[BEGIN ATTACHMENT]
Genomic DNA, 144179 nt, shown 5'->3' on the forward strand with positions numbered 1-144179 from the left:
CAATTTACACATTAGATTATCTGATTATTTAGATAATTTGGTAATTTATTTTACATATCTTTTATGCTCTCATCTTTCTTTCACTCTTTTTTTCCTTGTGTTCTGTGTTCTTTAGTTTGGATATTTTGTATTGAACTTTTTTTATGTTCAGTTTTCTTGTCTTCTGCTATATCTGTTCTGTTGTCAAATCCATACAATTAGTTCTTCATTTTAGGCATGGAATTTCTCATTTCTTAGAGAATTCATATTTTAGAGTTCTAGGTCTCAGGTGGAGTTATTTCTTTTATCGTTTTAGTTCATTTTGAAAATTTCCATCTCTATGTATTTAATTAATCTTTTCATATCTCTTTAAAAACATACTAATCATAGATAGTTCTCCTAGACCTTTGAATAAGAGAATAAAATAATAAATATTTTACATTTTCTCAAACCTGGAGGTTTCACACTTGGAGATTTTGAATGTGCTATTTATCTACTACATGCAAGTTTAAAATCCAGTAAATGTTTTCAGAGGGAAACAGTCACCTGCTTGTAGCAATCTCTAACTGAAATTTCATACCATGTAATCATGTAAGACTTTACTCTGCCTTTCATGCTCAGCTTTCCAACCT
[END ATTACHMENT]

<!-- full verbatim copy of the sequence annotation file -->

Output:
Genomic DNA, 144179 nt, shown 5'->3' on the forward strand with positions numbered 1-144179 from the left:
CAATTTACACATTAGATTATCTGATTATTTAGATAATTTGGTAATTTATTTTACATATCTTTTATGCTCTCATCTTTCTTTCACTCTTTTTTTCCTTGTGTTCTGTGTTCTTTAGTTTGGATATTTTGTATTGAACTTTTTTTATGTTCAGTTTTCTTGTCTTCTGCTATATCTGTTCTGTTGTCAAATCCATACAATTAGTTCTTCATTTTAGGCATGGAATTTCTCATTTCTTAGAGAATTCATATTTTAGAGTTCTAGGTCTCAGGTGGAGTTATTTCTTTTATCGTTTTAGTTCATTTTGAAAATTTCCATCTCTATGTATTTAATTAATCTTTTCATATCTCTTTAAAAACATACTAATCATAGATAGTTCTCCTAGACCTTTGAATAAGAGAATAAAATAATAAATATTTTACATTTTCTCAAACCTGGAGGTTTCACACTTGGAGATTTTGAATGTGCTATTTATCTACTACATGCAAGTTTAAAATCCAGTAAATGTTTTCAGAGGGAAACAGTCACCTGCTTGTAGCAATCTCTAACTGAAATTTCATACCATGTAATCATGTAAGACTTTACTCTGCCTTTCATGCTCAGCTTTCCAACCT